COVID-19 cases ‘rise’ in Idaho

This article was originally written by Ian Max Stevenson for the Idaho Statesman.

COVID-19 measures are on the rise in Idaho.

The week of June 22, the state’s positivity rate jumped to 14.3%, nearly three times the 5% benchmark that public health experts are aiming for to indicate better control of viral spread.

The previous week, the rate was 12.1%, according to data from the Idaho Department of Health and Wellness. Test results are delayed for a week, and health experts have warned they likely don’t represent a full picture of the state of the disease in Idaho, given the prevalence of home testing.

Testing levels have been on an upward trend since late March.

“We are clearly in another wave,” said Dr. David Pate, a member of the governor’s coronavirus task force.

The June 22 data, released Thursday, came as much of the Boise area remained at the highest COVID-19 alert level, according to the U.S. Centers for Disease Control and Prevention.

At the highest alert level, the CDC recommends universal indoor masking.

On Thursday, Health and Welfare tweeted that cases were “rising”.

CDC figures, released Thursday, showed Ada County’s case rate fell by nearly 300 to 249 from the previous week. But county hospital metrics have increased from 17 new COVID-19 admissions per 100,000 people to 19.2, and from 6.6% of staffed inpatient beds used by COVID-19 patients to 8%. .

Ada, Boise and Elmore counties were all at the highest levels.

In Canyon County, the case rate remained lower than Ada County, and the county was marked at medium risk. At this level, immunocompromised individuals are recommended to discuss with a health care provider whether to wear a mask.

Statewide, hospitalizations appeared flat on Monday, with 130 COVID-19 patients and seven in intensive care, according to state data.


CDC regional data, which includes Idaho, Oregon, Washington and Alaska, indicated that the omicron subvariants are ascending.

A variant known as BA.5 has risen rapidly, accounting for 50% of cases in the region.

Although the situation in other states may skew the data, Pate said Idaho either has a high proportion of BA.5 cases or will do so over the next few weeks.

Some data suggests that Idaho’s surge may have already peaked. But earlier this year, particularly in May and June, the dominant variant in the region was BA.2.12.1. That’s a problem, says Pate.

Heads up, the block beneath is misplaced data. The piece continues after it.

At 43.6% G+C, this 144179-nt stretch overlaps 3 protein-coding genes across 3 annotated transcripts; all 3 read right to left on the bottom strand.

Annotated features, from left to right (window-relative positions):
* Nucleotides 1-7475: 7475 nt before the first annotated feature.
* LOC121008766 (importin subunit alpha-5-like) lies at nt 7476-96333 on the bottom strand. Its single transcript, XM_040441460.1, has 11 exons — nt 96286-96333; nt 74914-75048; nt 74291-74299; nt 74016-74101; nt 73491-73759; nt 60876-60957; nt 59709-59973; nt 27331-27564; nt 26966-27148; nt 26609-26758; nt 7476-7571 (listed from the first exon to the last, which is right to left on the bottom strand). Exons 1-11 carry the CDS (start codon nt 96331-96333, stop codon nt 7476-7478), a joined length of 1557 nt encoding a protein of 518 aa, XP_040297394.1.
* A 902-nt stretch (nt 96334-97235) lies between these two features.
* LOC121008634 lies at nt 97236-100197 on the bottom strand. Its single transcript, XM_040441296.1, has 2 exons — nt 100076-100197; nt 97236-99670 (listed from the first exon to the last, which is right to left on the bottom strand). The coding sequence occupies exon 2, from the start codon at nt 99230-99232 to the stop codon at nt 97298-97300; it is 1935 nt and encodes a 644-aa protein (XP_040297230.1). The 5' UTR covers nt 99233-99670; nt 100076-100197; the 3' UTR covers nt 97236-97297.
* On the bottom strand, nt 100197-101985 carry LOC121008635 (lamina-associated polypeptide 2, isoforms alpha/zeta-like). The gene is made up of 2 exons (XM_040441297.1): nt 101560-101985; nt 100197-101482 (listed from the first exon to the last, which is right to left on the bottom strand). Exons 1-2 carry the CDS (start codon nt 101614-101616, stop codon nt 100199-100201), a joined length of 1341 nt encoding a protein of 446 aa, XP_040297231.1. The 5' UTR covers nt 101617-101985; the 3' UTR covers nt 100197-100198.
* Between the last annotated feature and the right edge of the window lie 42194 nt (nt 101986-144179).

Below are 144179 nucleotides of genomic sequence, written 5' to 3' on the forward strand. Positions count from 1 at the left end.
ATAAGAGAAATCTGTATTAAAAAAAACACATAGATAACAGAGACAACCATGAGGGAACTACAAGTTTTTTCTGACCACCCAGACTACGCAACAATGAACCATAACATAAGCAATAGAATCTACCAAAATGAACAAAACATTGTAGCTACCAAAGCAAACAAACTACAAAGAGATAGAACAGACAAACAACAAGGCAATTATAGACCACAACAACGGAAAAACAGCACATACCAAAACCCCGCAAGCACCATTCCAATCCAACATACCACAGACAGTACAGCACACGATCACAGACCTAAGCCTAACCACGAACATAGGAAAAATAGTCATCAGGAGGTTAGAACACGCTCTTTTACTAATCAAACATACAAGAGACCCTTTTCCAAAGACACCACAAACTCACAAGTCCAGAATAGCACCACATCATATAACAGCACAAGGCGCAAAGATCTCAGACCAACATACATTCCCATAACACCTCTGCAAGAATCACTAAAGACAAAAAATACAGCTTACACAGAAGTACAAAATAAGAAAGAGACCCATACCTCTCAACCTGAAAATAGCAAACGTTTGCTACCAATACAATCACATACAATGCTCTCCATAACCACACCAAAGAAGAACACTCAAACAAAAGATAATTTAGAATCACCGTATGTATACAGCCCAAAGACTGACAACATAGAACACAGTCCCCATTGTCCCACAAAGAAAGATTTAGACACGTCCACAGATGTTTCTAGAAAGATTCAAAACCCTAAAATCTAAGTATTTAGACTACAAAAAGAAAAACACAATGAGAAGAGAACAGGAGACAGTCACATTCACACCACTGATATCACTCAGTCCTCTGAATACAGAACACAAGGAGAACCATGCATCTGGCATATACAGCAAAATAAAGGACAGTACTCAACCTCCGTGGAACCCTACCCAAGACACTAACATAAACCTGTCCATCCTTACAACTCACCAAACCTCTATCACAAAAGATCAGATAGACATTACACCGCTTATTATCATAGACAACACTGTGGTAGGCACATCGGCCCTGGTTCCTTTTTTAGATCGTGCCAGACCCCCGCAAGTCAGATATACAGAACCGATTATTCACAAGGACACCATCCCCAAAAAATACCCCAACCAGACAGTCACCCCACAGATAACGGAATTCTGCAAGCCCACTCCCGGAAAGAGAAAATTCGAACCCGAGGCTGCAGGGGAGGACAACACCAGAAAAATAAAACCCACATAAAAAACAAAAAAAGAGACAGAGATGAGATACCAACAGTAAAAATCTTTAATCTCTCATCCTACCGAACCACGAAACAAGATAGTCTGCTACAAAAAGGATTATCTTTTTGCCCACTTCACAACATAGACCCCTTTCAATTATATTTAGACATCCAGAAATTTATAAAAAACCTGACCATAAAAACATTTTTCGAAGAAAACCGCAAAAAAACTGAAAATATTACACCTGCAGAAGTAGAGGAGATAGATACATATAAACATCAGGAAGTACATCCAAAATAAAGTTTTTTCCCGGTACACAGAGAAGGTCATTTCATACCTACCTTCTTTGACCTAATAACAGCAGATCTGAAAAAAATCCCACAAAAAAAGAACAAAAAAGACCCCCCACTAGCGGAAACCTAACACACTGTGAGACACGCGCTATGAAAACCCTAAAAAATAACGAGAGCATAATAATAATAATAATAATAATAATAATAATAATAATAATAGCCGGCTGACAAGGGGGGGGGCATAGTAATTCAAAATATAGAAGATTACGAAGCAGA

BA.5 is “the most transmissible of all” and also appears to have the greatest ability to evade immunity, meaning people infected this spring could still be infected again this summer, Pate said.

“We could see another blow as BA.5 rises now,” which could put Idaho in danger of appearing to outrun a surge before another emerges, he said.

Other countries are ahead of the United States with BA.5 thrusts, but it’s not easy to conclude how this variant will affect Americans based on their data, Pate said. People could still get seriously ill, especially those who are unvaccinated and rely on natural immunity.

“It’s not over for the summer, I guess,” he said. “Things can get worse before they get better.”


As scientists learned more about COVID-19, one lesson was the importance of fusogenicity, which refers to the virus’s ability to fuse together cells in the lungs.

Normally, a virus must enter a cell, replicate, exit and infect another cell. But once the cells have fused together, the virus is able to “move through all the cells,” causing a lot of damage, Pate said.

The body’s antibodies, which can fight the virus, only do so when the virus is between cells, he said.

Early omicron sublines appeared to be less fusogenic than other strains, leading some people to think that omicron would be milder, Pate said. But research on BA.4 and BA.5 indicated that their fusogenic potential increased, which could mean more serious infections.

“It’s not the same virus as the early omicron variants,” he said. “It’s different.”

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